Thrombophilia screening

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Editor-In-Chief: C. Michael Gibson, M.S., M.D. [1] Associate Editor(s)-in-Chief: Asiri Ediriwickrema, M.D., M.H.S. [2] Jaspinder Kaur, MBBS[3]


In general, screening for inherited thrombophilias is controversial and should be performed in the appropriate clinical context.[1]According to the American Society of Hematology, screening for inherited thrombophilias is not recommended in adult patients with venous thrombosis in the setting of major transient risk factors which include surgery, trauma, or prolonged immobility.[2] However, patients who have significant risk factors, including a positive family history or concurrent treatment with hormonal therapies, should seek expert consultation.


  • The American Society of Hematology, British Committee for Standards in Hematology, and the British Society for Hematology have proposed the following recommendations for the screening of inherited thrombophilias as follows in Table 1:[1] [2] [3]
Screening recommended No screening recommended
  • Steps to be taken before pursuing the screening tests are as follows:
    • Family members and patients should receive genetic counseling before genetic testing; and informed consent must be obtained before conducting such testing procedures.
    • Counseling should include the following: [5]
      • Reasons for testing: Higher potential for avoiding the clinical thrombosis by risk factor modification or prophylactic measures for both the family member their children,
      • Reasons for not testing: Stigmatization and mental anguish, the potential effect on obtaining personal health insurance or employment, and the possibility of nonpaternity.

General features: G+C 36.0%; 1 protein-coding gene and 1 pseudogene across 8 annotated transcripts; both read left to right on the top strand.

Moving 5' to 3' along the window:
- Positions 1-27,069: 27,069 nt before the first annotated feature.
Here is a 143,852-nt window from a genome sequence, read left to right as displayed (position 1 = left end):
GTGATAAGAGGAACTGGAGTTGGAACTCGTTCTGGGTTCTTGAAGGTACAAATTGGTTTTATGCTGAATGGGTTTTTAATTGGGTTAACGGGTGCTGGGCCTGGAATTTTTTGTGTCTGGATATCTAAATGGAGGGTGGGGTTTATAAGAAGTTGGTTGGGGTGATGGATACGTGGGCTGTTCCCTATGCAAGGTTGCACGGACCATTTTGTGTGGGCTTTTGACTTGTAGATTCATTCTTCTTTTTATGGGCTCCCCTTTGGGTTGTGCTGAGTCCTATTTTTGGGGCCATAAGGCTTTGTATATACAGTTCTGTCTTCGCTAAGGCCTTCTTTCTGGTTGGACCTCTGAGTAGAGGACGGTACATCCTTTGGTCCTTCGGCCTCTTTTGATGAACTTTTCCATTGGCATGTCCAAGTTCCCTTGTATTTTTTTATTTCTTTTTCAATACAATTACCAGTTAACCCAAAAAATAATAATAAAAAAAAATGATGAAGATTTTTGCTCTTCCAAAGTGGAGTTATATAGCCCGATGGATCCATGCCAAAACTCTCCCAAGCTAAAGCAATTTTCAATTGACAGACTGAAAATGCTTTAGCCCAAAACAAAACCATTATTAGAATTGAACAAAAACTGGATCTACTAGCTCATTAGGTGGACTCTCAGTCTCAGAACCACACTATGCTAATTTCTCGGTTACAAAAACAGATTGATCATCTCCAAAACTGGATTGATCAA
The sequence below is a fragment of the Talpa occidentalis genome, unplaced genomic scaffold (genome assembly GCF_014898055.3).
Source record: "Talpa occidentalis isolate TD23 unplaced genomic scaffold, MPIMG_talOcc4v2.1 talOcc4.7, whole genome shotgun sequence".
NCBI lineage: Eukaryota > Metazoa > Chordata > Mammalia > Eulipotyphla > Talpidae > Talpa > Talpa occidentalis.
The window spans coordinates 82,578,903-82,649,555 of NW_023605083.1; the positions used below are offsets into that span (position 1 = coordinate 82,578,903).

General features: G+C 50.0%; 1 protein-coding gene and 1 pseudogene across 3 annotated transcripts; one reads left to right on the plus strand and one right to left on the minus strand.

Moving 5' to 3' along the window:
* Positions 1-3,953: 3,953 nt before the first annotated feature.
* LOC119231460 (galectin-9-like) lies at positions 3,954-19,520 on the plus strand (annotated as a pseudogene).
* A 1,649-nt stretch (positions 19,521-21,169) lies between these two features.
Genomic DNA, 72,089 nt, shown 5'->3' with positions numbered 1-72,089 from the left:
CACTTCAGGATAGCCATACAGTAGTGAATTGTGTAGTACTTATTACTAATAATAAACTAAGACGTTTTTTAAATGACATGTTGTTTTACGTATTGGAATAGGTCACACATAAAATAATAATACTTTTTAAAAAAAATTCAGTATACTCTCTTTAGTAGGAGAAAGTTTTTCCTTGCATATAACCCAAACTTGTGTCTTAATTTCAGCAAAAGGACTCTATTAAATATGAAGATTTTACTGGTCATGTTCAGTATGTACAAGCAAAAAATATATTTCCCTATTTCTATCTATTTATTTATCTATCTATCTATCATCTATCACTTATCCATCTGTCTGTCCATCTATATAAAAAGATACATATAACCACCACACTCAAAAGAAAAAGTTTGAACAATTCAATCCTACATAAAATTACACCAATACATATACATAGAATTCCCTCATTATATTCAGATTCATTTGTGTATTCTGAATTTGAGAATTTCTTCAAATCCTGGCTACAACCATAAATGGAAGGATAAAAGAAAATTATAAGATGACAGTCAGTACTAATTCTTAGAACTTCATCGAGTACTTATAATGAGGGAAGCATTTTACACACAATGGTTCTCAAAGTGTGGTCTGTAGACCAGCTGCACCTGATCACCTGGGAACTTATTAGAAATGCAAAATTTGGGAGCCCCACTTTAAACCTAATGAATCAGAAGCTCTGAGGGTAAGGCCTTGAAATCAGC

1. 1.0 1.1 Middeldorp S (2011). "Evidence-based approach to thrombophilia testing". J Thromb Thrombolysis. 31 (3): 275–81. doi:10.1007/s11239-011-0572-y. PMC 3056012. PMID 21340752.
  2. 2.0 2.1 Hicks LK, Bering H, Carson KR, Kleinerman J, Kukreti V, Ma A; et al. (2013). "The ASH Choosing Wisely®campaign: five hematologic tests and treatments to question". Hematology Am Soc Hematol Educ Program. 2013: 9–14. doi:10.1182/asheducation-2013.1.9. PMID 24319155.
  3. Stevens SM, Woller SC, Bauer KA, Kasthuri R, Cushman M, Streiff M; et al. (2016). "Guidance for the evaluation and treatment of hereditary and acquired thrombophilia". J Thromb Thrombolysis. 41 (1): 154–64. doi:10.1007/s11239-015-1316-1. PMC 4715840. PMID 26780744.
  4. Trani, Jose L.; Lawson, Jeffrey H. (2007). "HYPERCOAGULABLE STATES ASSOCIATED WITH CHRONIC VENOUS INSUFFICIENCY": 55–65. doi:10.1016/B978-012373565-2.50009-9.
  5. Bank I, Scavenius MP, Büller HR, Middeldorp S (2004). "Social aspects of genetic testing for factor V Leiden mutation in healthy individuals and their importance for daily practice". Thromb Res. 113 (1): 7–12. doi:10.1016/j.thromres.2004.02.002. PMID 15081560.

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